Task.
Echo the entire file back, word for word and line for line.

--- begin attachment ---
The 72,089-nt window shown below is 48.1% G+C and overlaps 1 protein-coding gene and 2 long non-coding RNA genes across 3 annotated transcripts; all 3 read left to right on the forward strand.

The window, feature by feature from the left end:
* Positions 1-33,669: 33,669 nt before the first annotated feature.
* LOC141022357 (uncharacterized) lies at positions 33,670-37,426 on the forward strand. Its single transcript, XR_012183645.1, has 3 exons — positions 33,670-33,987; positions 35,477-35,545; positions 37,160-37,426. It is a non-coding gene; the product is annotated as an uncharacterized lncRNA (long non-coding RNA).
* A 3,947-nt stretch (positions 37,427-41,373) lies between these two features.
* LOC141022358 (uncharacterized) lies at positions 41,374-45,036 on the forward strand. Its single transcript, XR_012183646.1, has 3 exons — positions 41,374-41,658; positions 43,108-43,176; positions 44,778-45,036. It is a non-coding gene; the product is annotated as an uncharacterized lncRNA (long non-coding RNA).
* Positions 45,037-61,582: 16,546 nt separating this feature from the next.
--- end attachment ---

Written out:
The 72,089-nt window shown below is 48.1% G+C and overlaps 1 protein-coding gene and 2 long non-coding RNA genes across 3 annotated transcripts; all 3 read left to right on the forward strand.

The window, feature by feature from the left end:
* Positions 1-33,669: 33,669 nt before the first annotated feature.
* LOC141022357 (uncharacterized) lies at positions 33,670-37,426 on the forward strand. Its single transcript, XR_012183645.1, has 3 exons — positions 33,670-33,987; positions 35,477-35,545; positions 37,160-37,426. It is a non-coding gene; the product is annotated as an uncharacterized lncRNA (long non-coding RNA).
* A 3,947-nt stretch (positions 37,427-41,373) lies between these two features.
* LOC141022358 (uncharacterized) lies at positions 41,374-45,036 on the forward strand. Its single transcript, XR_012183646.1, has 3 exons — positions 41,374-41,658; positions 43,108-43,176; positions 44,778-45,036. It is a non-coding gene; the product is annotated as an uncharacterized lncRNA (long non-coding RNA).
* Positions 45,037-61,582: 16,546 nt separating this feature from the next.